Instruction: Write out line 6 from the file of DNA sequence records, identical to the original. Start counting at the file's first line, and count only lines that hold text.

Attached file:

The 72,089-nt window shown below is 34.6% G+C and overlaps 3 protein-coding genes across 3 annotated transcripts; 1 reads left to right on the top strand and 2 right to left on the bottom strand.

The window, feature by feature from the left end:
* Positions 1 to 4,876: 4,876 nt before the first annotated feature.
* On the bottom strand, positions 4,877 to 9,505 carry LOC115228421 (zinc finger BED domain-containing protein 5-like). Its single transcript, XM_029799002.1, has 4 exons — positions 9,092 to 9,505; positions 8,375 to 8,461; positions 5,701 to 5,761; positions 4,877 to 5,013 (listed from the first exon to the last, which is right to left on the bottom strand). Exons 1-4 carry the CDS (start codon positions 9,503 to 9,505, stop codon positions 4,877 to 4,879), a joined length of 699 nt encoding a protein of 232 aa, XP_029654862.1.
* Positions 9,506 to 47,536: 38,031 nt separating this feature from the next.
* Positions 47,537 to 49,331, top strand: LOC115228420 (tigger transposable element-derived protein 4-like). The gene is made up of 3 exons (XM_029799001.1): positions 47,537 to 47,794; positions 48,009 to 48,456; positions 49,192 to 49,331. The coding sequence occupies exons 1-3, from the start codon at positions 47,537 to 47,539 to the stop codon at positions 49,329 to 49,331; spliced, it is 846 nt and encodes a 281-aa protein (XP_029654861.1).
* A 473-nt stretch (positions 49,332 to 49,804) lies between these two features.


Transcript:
* Positions 47,537 to 49,331, top strand: LOC115228420 (tigger transposable element-derived protein 4-like). The gene is made up of 3 exons (XM_029799001.1): positions 47,537 to 47,794; positions 48,009 to 48,456; positions 49,192 to 49,331. The coding sequence occupies exons 1-3, from the start codon at positions 47,537 to 47,539 to the stop codon at positions 49,329 to 49,331; spliced, it is 846 nt and encodes a 281-aa protein (XP_029654861.1).